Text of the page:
Article
The study of school bullying has recently assumed an international dimension, but is faced with difficulties in finding terms in different languages to correspond to the English word bullying. To investigate the meanings given to various terms, a set of 25 stick-figure cartoons was devised, covering a range of social situations between peers. These cartoons were shown to samples of 8- and 14-year-old pupils (N = 1,245; n = 604 at 8 years, n = 641 at 14 years) in schools in 14 different countries, who judged whether various native terms cognate to bullying, applied to them. Terms from 10 Indo-European languages and three Asian languages were sampled. Multidimensional scaling showed that 8-year-olds primarily discriminated nonaggressive and aggressive cartoon situations; however, 14-year-olds discriminated fighting from physical bullying, and also discriminated verbal bullying and social exclusion. Gender differences were less appreciable than age differences. Based on the 14-year-old data, profiles of 67 words were then constructed across the five major cartoon clusters. The main types of terms used fell into six groups: bullying (of all kinds), verbal plus physical bullying, solely verbal bullying, social exclusion, solely physical aggression, and mainly physical aggression. The findings are discussed in relation to developmental trends in how children understand bullying, the inferences that can be made from cross-national studies, and the design of such studies.
Article
In elementary schools, the prevalence of bullying ranges from 11.3% in Finland to 49.8% in Ireland. The only United States study of elementary students found that 19% were bullied. Bullying behavior declines as students progress through the grades. School bullying is associated with numerous physical, mental, and social detriments. A relationship also exists between student bullying behavior and school issues such as academic achievement, school bonding, and absenteeism. Prevention of school bullying should become a priority issue for schools. The most effective methods of bullying reduction involve a whole school approach. This method includes assessing the problem, planning school conference days, providing better supervision at recess, forming a bullying prevention coordinating group, encouraging parent-teacher meetings, establishing classroom rules against bullying, holding classroom meetings about bullying, requiring talks with the bullies and victims, and scheduling talks with the parents of involved students. Finally, this review suggests further studies needed to help ameliorate the bullying problem in US schools.
Article
Previous research suggests that 3 general processes underlie the decision of property crime victims to notify the police: One that is cognitively driven by reward/cost considerations, one that is affectively driven, and another that is socially driven. This study is the first to employ a community sample of crime victims to compare the 3 processes within a single study. Computer-assisted interviews were conducted with 422 property crime victims (n = 129 burglary, n = 293 theft) located via a random digit dialing procedure. Logistic regression analyses showed that each process independently accounted for a significant amount of the variance in victim reporting, and that there were no interactions among the three processes in predicting reporting. Of the 3 processes, social influence was the best predictor of reporting. Analysis of the affect-driven process showed that reporting was primarily a function of the level of fear rather than anger or the level of generalized arousal upon discovering the crime.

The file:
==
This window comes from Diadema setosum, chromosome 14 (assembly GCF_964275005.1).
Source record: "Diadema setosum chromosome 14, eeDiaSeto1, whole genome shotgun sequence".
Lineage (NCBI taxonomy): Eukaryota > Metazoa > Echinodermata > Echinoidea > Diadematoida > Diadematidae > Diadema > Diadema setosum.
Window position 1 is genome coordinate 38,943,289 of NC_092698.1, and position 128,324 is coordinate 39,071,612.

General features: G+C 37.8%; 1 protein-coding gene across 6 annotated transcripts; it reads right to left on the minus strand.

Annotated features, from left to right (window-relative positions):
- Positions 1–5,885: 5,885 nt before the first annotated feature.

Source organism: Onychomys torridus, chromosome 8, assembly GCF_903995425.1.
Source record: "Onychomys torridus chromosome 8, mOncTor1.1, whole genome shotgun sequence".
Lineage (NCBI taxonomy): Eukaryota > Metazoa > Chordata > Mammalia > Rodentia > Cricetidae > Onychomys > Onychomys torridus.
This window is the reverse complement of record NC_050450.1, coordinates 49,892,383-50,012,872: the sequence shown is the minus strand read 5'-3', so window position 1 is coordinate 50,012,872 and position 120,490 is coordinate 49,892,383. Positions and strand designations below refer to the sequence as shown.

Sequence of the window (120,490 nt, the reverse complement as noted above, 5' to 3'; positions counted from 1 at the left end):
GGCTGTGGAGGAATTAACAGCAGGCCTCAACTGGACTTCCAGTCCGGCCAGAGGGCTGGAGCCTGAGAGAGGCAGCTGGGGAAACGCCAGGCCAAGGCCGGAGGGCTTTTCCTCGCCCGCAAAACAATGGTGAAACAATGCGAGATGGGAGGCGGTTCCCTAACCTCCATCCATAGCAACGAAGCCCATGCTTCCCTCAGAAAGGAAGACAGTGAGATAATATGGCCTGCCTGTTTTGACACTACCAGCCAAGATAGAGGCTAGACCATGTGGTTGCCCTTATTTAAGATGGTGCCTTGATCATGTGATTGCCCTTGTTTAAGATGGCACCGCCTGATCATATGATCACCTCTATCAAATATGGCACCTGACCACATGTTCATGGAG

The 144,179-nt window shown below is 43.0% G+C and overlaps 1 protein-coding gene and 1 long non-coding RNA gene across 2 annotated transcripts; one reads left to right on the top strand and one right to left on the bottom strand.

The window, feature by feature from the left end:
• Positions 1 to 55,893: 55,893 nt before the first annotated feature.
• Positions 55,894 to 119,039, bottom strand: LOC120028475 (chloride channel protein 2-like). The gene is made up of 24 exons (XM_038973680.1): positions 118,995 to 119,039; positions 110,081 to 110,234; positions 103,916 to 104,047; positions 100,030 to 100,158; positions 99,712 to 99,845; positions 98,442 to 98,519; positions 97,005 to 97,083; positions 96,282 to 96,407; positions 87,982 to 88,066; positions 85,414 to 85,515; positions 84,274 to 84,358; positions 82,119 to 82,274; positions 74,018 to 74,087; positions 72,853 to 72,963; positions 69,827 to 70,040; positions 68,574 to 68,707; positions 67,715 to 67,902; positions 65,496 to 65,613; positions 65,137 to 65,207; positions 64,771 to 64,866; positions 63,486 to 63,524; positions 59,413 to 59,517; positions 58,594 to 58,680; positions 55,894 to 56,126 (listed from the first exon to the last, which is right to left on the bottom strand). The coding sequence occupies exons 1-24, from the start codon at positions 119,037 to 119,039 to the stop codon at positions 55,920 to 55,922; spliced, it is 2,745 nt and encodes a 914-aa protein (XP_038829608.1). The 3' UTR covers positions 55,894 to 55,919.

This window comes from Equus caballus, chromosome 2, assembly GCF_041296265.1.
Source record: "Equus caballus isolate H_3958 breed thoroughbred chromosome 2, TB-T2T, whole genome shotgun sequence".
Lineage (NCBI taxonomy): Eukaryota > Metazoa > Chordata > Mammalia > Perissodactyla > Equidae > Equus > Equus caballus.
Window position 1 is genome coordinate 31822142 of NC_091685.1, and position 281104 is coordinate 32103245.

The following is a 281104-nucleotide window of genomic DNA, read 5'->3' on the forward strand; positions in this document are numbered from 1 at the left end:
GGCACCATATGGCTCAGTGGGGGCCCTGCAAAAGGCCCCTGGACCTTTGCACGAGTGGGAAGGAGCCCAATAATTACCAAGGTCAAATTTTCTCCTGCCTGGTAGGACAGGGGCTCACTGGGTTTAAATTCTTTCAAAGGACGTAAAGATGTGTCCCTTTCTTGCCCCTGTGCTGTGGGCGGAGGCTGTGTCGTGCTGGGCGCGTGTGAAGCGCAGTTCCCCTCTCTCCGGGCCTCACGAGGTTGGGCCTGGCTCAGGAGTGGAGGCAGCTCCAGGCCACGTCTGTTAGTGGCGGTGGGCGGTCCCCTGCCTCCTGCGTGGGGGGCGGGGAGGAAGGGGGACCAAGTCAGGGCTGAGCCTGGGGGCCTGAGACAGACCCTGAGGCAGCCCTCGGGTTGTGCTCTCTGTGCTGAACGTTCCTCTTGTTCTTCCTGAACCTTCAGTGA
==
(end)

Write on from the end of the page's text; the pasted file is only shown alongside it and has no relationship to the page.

Mean difference is significant after a Bonferroni adjustment for multiple comparisons
  • M T Theriot
*** Mean difference is significant after a Bonferroni adjustment for multiple comparisons. M.T. Theriot et al. / Children and Youth Services Review 27 (2005) 979–994 References
Increasing caring and reducing violence in rural schools. Paper presented at the meeting of the Internal colonization, folk justice, and murder in Appalachia: The case of Kentucky
  • G Schroth
  • M S Fishbaugh
  • Va Alexandria
  • S L Schwaner
  • T J Keil
Schroth, G., & Fishbaugh, M. S. (2000, March). Increasing caring and reducing violence in rural schools. Paper presented at the meeting of the American Council on Rural Special Education, Alexandria, VA. Schwaner, S. L., & Keil, T. J. (2003). Internal colonization, folk justice, and murder in Appalachia: The case of Kentucky. Journal of Criminal Justice, 31, 279 – 286.
Bullying at school: What we know and what we can do
  • D Olweus
Olweus, D. (1993). Bullying at school: What we know and what we can do. Oxford, United Kingdom7 Blackwell Publishers.
A study of bullying behaviors of 9th and 10th graders in Nebraska and Texas
  • Harris
Harris, S., & Isernhagen, J. (2003). A study of bullying behaviors of 9th and 10th graders in Nebraska and Texas. The Journal of At-Risk Issues, 9(1), 33 -39.
Rural social work: Reconceptualizing the framework for practice
  • Daley
Daley, M. R., & Avant, F. L. (2004). Rural social work: Reconceptualizing the framework for practice. In T. L. Scales, & C. L. Streeter (Eds.), Rural social work: Building and sustaining community strengths (pp. 7 -8). Belmont, CA7 Brooks/Cole.
Increasing caring and reducing violence in rural schools. Paper presented at the meeting of the American Council on Rural Special Education
  • G Schroth
  • M S Fishbaugh
Schroth, G., & Fishbaugh, M. S. (2000, March). Increasing caring and reducing violence in rural schools. Paper presented at the meeting of the American Council on Rural Special Education, Alexandria, VA.
The revised Olweus Bully/Victim Questionnaire. Mimeo. Bergen, Norway7 Research Center for Health Promotion
  • D Olweus
Olweus, D. (1996). The revised Olweus Bully/Victim Questionnaire. Mimeo. Bergen, Norway7 Research Center for Health Promotion (HEMIL Center), University of Bergen.